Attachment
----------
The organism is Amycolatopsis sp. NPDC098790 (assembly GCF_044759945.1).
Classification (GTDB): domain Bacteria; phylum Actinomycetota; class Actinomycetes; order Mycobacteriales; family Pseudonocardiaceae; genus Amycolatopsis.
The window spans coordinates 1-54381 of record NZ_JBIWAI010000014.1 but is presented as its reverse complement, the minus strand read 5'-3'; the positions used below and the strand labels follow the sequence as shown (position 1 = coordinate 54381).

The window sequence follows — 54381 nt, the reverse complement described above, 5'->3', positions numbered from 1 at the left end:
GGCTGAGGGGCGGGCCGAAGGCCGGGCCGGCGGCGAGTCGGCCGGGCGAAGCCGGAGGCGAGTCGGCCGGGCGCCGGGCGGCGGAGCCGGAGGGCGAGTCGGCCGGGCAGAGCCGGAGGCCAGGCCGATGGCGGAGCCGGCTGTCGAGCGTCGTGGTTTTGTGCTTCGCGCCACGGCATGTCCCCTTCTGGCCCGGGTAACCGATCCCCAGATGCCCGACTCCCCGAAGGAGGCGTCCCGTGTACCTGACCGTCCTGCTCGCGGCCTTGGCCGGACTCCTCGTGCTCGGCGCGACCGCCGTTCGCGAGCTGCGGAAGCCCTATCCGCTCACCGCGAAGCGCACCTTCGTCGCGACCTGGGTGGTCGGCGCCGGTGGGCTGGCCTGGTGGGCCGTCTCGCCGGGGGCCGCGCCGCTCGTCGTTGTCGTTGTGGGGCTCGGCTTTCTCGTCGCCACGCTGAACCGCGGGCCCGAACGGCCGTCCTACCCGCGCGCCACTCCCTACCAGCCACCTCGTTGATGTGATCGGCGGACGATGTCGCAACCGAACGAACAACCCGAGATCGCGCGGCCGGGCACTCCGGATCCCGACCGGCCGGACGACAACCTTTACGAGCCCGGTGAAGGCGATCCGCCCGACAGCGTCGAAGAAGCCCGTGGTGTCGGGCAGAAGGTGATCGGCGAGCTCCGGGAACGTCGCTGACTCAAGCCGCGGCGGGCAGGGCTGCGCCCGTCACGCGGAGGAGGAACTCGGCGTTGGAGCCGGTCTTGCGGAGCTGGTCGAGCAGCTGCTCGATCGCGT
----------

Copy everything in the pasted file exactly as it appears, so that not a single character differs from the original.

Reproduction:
The organism is Amycolatopsis sp. NPDC098790 (assembly GCF_044759945.1).
Classification (GTDB): domain Bacteria; phylum Actinomycetota; class Actinomycetes; order Mycobacteriales; family Pseudonocardiaceae; genus Amycolatopsis.
The window spans coordinates 1-54381 of record NZ_JBIWAI010000014.1 but is presented as its reverse complement, the minus strand read 5'-3'; the positions used below and the strand labels follow the sequence as shown (position 1 = coordinate 54381).

The window sequence follows — 54381 nt, the reverse complement described above, 5'->3', positions numbered from 1 at the left end:
GGCTGAGGGGCGGGCCGAAGGCCGGGCCGGCGGCGAGTCGGCCGGGCGAAGCCGGAGGCGAGTCGGCCGGGCGCCGGGCGGCGGAGCCGGAGGGCGAGTCGGCCGGGCAGAGCCGGAGGCCAGGCCGATGGCGGAGCCGGCTGTCGAGCGTCGTGGTTTTGTGCTTCGCGCCACGGCATGTCCCCTTCTGGCCCGGGTAACCGATCCCCAGATGCCCGACTCCCCGAAGGAGGCGTCCCGTGTACCTGACCGTCCTGCTCGCGGCCTTGGCCGGACTCCTCGTGCTCGGCGCGACCGCCGTTCGCGAGCTGCGGAAGCCCTATCCGCTCACCGCGAAGCGCACCTTCGTCGCGACCTGGGTGGTCGGCGCCGGTGGGCTGGCCTGGTGGGCCGTCTCGCCGGGGGCCGCGCCGCTCGTCGTTGTCGTTGTGGGGCTCGGCTTTCTCGTCGCCACGCTGAACCGCGGGCCCGAACGGCCGTCCTACCCGCGCGCCACTCCCTACCAGCCACCTCGTTGATGTGATCGGCGGACGATGTCGCAACCGAACGAACAACCCGAGATCGCGCGGCCGGGCACTCCGGATCCCGACCGGCCGGACGACAACCTTTACGAGCCCGGTGAAGGCGATCCGCCCGACAGCGTCGAAGAAGCCCGTGGTGTCGGGCAGAAGGTGATCGGCGAGCTCCGGGAACGTCGCTGACTCAAGCCGCGGCGGGCAGGGCTGCGCCCGTCACGCGGAGGAGGAACTCGGCGTTGGAGCCGGTCTTGCGGAGCTGGTCGAGCAGCTGCTCGATCGCGT